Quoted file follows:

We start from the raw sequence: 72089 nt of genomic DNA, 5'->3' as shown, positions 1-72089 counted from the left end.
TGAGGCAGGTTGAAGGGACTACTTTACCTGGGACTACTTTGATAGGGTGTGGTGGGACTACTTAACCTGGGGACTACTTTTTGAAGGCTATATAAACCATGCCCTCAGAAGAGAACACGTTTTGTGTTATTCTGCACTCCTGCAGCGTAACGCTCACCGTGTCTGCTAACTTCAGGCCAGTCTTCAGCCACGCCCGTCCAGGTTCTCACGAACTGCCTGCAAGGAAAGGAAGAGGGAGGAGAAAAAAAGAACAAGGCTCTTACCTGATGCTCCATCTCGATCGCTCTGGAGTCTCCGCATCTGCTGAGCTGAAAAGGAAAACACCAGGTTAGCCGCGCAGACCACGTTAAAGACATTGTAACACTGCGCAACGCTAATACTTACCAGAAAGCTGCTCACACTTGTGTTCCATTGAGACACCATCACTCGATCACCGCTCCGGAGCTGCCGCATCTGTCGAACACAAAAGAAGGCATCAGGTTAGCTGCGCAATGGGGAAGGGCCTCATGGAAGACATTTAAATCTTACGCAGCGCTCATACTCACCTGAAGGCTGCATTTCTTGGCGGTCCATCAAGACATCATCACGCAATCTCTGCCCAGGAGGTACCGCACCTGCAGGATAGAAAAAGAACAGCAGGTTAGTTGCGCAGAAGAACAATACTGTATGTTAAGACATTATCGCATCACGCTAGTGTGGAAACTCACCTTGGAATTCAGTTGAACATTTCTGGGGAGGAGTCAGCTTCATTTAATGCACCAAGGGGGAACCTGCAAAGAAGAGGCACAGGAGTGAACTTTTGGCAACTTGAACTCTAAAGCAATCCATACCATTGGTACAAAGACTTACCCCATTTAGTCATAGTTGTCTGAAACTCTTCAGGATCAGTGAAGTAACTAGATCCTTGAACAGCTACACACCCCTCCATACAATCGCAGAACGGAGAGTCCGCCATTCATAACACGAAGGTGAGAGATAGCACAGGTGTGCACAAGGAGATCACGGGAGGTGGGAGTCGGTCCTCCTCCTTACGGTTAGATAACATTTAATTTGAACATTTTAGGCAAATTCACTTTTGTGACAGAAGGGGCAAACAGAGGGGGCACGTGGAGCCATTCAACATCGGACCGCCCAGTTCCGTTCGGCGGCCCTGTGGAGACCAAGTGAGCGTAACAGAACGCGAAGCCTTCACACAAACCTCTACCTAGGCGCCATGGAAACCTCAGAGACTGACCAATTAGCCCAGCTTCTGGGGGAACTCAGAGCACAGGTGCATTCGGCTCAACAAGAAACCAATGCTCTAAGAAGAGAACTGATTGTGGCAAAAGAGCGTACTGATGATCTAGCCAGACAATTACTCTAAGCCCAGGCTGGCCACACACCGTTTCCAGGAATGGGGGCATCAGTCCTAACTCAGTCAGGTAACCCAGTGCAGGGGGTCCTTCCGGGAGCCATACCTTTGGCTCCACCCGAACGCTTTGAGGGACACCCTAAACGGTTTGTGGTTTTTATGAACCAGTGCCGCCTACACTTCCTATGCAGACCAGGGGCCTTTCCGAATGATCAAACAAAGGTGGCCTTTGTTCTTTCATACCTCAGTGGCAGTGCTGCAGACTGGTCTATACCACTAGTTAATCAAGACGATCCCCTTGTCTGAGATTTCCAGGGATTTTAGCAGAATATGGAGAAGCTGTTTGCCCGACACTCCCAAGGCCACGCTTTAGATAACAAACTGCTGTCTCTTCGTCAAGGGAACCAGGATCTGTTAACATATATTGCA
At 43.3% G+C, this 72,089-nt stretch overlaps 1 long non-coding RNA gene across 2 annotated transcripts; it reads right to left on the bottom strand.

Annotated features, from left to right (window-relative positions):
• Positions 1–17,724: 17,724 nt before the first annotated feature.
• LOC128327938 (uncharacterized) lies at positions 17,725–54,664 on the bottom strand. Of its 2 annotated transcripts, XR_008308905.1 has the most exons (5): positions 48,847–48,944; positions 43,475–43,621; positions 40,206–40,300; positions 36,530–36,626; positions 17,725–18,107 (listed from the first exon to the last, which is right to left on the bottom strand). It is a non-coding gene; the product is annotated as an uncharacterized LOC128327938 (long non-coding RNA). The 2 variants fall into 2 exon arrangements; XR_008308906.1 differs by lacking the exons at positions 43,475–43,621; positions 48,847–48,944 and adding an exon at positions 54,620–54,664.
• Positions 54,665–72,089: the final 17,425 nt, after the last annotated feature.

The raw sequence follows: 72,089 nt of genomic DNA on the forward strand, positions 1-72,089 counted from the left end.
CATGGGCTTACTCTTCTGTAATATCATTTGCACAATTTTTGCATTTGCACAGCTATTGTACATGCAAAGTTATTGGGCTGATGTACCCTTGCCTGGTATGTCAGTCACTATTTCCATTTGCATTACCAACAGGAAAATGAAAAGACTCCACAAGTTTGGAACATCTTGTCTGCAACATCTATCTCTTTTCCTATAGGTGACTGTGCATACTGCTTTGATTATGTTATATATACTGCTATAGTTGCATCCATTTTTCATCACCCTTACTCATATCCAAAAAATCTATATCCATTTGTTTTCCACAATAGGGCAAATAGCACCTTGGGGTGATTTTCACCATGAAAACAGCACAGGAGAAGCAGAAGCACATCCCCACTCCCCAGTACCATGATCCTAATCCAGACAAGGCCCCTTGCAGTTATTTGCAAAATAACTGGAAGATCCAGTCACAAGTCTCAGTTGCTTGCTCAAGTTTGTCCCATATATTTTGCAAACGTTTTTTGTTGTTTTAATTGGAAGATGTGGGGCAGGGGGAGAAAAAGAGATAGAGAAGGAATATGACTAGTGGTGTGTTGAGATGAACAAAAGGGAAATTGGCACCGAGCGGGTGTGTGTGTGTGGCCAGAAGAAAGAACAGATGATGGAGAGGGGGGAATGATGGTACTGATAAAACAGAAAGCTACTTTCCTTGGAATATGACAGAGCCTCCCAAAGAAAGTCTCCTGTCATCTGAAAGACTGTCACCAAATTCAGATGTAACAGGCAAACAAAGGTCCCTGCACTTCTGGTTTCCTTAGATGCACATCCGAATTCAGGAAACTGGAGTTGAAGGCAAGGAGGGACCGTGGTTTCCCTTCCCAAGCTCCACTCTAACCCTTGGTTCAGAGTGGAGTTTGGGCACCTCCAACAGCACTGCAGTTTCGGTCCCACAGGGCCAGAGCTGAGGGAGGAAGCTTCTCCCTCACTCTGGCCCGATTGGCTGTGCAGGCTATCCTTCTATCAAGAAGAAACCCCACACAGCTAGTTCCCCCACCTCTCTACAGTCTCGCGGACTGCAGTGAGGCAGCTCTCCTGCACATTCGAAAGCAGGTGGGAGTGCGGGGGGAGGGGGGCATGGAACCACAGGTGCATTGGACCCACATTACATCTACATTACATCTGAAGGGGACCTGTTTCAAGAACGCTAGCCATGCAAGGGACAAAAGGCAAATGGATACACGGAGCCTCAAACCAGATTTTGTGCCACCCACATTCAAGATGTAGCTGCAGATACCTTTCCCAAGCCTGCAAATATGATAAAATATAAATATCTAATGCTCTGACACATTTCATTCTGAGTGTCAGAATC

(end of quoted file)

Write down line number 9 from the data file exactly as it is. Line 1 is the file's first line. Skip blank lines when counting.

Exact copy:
CATGGGCTTACTCTTCTGTAATATCATTTGCACAATTTTTGCATTTGCACAGCTATTGTACATGCAAAGTTATTGGGCTGATGTACCCTTGCCTGGTATGTCAGTCACTATTTCCATTTGCATTACCAACAGGAAAATGAAAAGACTCCACAAGTTTGGAACATCTTGTCTGCAACATCTATCTCTTTTCCTATAGGTGACTGTGCATACTGCTTTGATTATGTTATATATACTGCTATAGTTGCATCCATTTTTCATCACCCTTACTCATATCCAAAAAATCTATATCCATTTGTTTTCCACAATAGGGCAAATAGCACCTTGGGGTGATTTTCACCATGAAAACAGCACAGGAGAAGCAGAAGCACATCCCCACTCCCCAGTACCATGATCCTAATCCAGACAAGGCCCCTTGCAGTTATTTGCAAAATAACTGGAAGATCCAGTCACAAGTCTCAGTTGCTTGCTCAAGTTTGTCCCATATATTTTGCAAACGTTTTTTGTTGTTTTAATTGGAAGATGTGGGGCAGGGGGAGAAAAAGAGATAGAGAAGGAATATGACTAGTGGTGTGTTGAGATGAACAAAAGGGAAATTGGCACCGAGCGGGTGTGTGTGTGTGGCCAGAAGAAAGAACAGATGATGGAGAGGGGGGAATGATGGTACTGATAAAACAGAAAGCTACTTTCCTTGGAATATGACAGAGCCTCCCAAAGAAAGTCTCCTGTCATCTGAAAGACTGTCACCAAATTCAGATGTAACAGGCAAACAAAGGTCCCTGCACTTCTGGTTTCCTTAGATGCACATCCGAATTCAGGAAACTGGAGTTGAAGGCAAGGAGGGACCGTGGTTTCCCTTCCCAAGCTCCACTCTAACCCTTGGTTCAGAGTGGAGTTTGGGCACCTCCAACAGCACTGCAGTTTCGGTCCCACAGGGCCAGAGCTGAGGGAGGAAGCTTCTCCCTCACTCTGGCCCGATTGGCTGTGCAGGCTATCCTTCTATCAAGAAGAAACCCCACACAGCTAGTTCCCCCACCTCTCTACAGTCTCGCGGACTGCAGTGAGGCAGCTCTCCTGCACATTCGAAAGCAGGTGGGAGTGCGGGGGGAGGGGGGCATGGAACCACAGGTGCATTGGACCCACATTACATCTACATTACATCTGAAGGGGACCTGTTTCAAGAACGCTAGCCATGCAAGGGACAAAAGGCAAATGGATACACGGAGCCTCAAACCAGATTTTGTGCCACCCACATTCAAGATGTAGCTGCAGATACCTTTCCCAAGCCTGCAAATATGATAAAATATAAATATCTAATGCTCTGACACATTTCATTCTGAGTGTCAGAATC